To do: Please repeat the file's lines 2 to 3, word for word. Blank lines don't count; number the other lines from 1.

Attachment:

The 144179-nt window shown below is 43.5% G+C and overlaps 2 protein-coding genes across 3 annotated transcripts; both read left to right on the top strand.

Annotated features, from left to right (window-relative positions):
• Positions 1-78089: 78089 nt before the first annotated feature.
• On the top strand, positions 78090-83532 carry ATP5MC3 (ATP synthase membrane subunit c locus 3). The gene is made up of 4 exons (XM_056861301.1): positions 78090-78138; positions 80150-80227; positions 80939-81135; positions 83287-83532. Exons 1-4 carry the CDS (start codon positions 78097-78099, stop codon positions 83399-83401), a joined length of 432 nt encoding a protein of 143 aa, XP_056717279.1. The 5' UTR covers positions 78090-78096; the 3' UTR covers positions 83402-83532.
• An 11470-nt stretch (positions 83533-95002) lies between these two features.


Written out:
Annotated features, from left to right (window-relative positions):
• Positions 1-78089: 78089 nt before the first annotated feature.